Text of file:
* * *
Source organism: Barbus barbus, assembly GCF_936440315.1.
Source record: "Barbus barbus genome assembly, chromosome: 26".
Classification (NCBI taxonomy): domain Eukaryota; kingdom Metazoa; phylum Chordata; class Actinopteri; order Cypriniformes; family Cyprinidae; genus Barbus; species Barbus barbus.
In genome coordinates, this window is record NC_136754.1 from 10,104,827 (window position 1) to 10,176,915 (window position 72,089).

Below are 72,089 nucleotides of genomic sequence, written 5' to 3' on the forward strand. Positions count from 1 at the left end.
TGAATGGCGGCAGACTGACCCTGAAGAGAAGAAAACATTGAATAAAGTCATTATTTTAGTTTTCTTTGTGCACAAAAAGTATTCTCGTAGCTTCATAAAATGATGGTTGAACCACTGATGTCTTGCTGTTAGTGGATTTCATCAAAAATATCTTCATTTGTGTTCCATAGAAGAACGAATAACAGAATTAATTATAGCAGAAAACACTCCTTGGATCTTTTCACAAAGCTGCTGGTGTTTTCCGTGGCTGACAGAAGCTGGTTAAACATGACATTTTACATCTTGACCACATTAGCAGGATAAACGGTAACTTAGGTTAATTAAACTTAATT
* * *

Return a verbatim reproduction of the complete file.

Source organism: Barbus barbus, assembly GCF_936440315.1.
Source record: "Barbus barbus genome assembly, chromosome: 26".
Classification (NCBI taxonomy): domain Eukaryota; kingdom Metazoa; phylum Chordata; class Actinopteri; order Cypriniformes; family Cyprinidae; genus Barbus; species Barbus barbus.
In genome coordinates, this window is record NC_136754.1 from 10,104,827 (window position 1) to 10,176,915 (window position 72,089).

Below are 72,089 nucleotides of genomic sequence, written 5' to 3' on the forward strand. Positions count from 1 at the left end.
TGAATGGCGGCAGACTGACCCTGAAGAGAAGAAAACATTGAATAAAGTCATTATTTTAGTTTTCTTTGTGCACAAAAAGTATTCTCGTAGCTTCATAAAATGATGGTTGAACCACTGATGTCTTGCTGTTAGTGGATTTCATCAAAAATATCTTCATTTGTGTTCCATAGAAGAACGAATAACAGAATTAATTATAGCAGAAAACACTCCTTGGATCTTTTCACAAAGCTGCTGGTGTTTTCCGTGGCTGACAGAAGCTGGTTAAACATGACATTTTACATCTTGACCACATTAGCAGGATAAACGGTAACTTAGGTTAATTAAACTTAATT